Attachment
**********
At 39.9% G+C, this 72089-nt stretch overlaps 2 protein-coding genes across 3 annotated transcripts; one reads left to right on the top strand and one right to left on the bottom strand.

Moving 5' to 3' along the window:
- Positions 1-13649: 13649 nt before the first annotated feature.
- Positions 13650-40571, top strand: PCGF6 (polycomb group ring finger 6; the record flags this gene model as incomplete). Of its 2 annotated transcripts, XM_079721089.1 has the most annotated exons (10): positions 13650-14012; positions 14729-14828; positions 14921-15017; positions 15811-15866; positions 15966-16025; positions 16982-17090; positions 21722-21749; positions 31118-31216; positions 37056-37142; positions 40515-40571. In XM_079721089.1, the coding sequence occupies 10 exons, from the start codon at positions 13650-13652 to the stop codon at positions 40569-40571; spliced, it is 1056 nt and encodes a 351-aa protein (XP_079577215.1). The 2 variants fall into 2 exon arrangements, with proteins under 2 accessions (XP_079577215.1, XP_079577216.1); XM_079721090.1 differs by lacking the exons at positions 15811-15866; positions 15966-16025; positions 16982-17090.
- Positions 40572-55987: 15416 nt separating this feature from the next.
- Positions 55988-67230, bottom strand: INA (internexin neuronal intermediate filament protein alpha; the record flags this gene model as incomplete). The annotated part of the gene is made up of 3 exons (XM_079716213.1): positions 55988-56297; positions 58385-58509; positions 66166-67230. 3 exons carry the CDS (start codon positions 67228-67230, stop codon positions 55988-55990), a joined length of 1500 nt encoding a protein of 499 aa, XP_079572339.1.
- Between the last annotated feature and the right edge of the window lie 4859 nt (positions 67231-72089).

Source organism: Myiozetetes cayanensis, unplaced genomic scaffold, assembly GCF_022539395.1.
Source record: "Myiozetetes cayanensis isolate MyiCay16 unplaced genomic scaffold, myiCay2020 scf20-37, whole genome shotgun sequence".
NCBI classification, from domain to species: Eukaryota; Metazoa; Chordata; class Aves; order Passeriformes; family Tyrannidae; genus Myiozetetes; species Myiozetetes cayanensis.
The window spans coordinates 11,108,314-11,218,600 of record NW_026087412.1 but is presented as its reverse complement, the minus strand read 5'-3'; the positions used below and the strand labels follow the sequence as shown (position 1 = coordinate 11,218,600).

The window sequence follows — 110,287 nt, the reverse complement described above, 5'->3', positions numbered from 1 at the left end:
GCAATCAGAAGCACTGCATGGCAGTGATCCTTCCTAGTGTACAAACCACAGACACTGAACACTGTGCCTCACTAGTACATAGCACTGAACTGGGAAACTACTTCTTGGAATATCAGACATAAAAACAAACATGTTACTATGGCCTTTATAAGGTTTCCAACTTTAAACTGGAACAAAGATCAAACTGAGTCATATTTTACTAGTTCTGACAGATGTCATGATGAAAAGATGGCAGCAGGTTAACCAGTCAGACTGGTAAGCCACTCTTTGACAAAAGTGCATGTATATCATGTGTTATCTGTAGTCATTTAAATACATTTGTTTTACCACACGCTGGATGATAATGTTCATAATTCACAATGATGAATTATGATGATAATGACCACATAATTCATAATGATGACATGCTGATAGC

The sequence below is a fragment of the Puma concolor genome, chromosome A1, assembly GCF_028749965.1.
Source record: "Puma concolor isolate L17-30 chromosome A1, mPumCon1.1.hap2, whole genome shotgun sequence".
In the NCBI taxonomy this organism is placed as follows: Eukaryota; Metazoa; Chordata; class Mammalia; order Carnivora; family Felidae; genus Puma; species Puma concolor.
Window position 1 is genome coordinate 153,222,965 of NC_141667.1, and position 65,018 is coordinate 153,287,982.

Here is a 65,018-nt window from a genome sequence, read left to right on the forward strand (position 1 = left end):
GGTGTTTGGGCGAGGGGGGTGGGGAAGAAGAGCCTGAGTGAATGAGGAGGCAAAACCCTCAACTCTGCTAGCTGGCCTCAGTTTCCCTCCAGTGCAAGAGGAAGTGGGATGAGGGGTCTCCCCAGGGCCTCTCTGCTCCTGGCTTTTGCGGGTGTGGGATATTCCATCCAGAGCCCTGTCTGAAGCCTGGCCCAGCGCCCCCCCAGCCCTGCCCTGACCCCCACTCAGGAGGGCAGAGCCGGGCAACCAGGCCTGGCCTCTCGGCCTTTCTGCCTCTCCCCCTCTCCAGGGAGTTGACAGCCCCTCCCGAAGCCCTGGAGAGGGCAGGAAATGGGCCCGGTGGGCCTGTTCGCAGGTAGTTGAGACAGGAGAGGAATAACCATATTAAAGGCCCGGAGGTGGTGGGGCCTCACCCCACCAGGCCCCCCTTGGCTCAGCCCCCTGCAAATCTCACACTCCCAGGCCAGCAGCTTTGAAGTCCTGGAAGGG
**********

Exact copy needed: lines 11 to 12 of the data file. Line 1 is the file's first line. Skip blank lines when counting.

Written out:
The window spans coordinates 11,108,314-11,218,600 of record NW_026087412.1 but is presented as its reverse complement, the minus strand read 5'-3'; the positions used below and the strand labels follow the sequence as shown (position 1 = coordinate 11,218,600).

The window sequence follows — 110,287 nt, the reverse complement described above, 5'->3', positions numbered from 1 at the left end: